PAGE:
Efficient vaccination strategies for epidemic control using network information

by   Yingrui Yang, et al.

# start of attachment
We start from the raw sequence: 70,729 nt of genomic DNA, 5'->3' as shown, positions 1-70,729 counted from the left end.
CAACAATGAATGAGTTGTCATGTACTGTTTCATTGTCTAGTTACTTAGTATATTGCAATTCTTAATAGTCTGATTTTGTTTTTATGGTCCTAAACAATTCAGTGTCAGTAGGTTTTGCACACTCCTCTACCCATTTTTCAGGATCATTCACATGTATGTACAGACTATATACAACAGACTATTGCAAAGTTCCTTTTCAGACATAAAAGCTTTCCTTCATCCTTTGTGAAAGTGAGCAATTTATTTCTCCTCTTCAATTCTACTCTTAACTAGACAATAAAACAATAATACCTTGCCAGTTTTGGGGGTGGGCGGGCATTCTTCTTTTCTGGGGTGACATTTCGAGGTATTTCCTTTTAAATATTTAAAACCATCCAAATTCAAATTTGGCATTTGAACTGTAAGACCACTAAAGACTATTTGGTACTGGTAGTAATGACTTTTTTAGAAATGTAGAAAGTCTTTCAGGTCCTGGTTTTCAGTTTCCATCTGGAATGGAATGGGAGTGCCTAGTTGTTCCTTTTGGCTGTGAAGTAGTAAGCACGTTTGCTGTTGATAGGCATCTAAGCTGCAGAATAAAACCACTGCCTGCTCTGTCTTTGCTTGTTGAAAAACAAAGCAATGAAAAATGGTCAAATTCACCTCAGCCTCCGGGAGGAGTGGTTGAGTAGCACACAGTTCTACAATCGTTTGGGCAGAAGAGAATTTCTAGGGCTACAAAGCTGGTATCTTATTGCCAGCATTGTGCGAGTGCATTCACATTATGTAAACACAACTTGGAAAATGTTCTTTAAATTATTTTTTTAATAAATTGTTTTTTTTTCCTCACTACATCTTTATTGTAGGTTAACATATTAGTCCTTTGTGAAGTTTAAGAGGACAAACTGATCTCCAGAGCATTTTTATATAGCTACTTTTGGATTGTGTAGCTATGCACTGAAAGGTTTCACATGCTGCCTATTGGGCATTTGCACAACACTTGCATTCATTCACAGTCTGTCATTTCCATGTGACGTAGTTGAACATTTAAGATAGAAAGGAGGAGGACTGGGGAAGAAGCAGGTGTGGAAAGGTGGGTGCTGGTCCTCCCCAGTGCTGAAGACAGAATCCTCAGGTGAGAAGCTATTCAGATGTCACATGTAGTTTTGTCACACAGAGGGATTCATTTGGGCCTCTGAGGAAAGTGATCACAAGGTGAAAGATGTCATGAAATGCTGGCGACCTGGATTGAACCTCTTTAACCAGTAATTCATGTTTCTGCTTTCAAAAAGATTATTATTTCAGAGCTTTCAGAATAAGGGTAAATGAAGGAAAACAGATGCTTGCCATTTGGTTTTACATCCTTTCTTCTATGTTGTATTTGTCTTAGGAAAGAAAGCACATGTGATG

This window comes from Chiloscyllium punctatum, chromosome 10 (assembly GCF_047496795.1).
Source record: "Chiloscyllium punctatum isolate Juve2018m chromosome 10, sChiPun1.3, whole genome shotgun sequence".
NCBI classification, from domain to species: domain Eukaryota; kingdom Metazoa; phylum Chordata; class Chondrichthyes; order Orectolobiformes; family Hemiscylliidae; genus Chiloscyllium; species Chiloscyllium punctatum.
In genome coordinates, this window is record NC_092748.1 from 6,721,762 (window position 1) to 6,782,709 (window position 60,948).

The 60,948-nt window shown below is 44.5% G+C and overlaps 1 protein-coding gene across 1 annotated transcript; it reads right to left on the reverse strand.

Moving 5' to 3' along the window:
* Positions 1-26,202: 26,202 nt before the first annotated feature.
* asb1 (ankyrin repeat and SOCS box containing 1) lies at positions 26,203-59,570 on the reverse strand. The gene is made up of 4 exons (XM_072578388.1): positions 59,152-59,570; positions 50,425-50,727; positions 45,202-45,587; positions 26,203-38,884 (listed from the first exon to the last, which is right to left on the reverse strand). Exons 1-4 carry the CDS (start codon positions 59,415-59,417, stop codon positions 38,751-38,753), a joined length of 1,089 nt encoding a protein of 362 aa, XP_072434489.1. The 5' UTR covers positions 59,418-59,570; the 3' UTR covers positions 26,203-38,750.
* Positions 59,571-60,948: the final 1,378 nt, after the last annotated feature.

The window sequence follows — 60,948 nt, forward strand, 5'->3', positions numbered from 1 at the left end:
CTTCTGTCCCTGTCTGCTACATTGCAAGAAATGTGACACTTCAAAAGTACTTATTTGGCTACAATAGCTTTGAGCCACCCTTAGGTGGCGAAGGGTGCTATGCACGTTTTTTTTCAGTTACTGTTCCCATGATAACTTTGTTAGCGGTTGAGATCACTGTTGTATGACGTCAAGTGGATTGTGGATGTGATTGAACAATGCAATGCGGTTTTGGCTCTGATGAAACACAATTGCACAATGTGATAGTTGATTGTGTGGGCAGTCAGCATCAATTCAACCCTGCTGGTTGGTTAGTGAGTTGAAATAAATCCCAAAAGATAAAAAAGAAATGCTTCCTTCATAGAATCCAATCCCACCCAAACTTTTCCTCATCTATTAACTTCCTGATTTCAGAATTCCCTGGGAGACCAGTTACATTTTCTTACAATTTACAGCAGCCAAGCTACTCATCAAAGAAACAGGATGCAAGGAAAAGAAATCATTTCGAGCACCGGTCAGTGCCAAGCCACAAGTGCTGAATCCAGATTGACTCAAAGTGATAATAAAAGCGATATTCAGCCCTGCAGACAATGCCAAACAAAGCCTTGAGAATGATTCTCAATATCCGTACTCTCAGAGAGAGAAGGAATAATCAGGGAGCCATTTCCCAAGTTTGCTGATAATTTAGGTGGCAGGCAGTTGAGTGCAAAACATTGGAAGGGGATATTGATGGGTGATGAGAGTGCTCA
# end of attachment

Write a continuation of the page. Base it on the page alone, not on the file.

Network-based interventions against epidemic spread are most powerful when the full network structure is known. However, in practice, resource constraints require decisions to be made based on partial network information. We investigated how the accuracy of network data available at individual and village levels affected network-based vaccination effectiveness. We simulated a Susceptible-Infected-Recovered process on empirical social networks from 75 villages. First, we used regression to predict the percentage of individuals ever infected based on village-level network. Second, we simulated vaccinating 10 percent of each of the 75 empirical village networks at baseline, selecting vaccinees through one of five network-based approaches: random individuals; random contacts of random individuals; random high-degree individuals; highest degree individuals; or most central individuals. The first three approaches require only sample data; the latter two require full network data. We also simulated imposing a limit on how many contacts an individual can nominate (Fixed Choice Design, FCD), which reduces the data collection burden but generates only partially observed networks. We found mean and standard deviation of the degree distribution to strongly predict cumulative incidence. In simulations, the Nomination method reduced cumulative incidence by one-sixth compared to Random vaccination; full network methods reduced infection by two-thirds. The High Degree approach had intermediate effectiveness. Surprisingly, FCD truncating individuals' degrees at three was as effective as using complete networks. Using even partial network information to prioritize vaccines at either the village or individual level substantially improved epidemic outcomes. Such approaches may be feasible and effective in outbreak settings, and full ascertainment of network structure may not be required.


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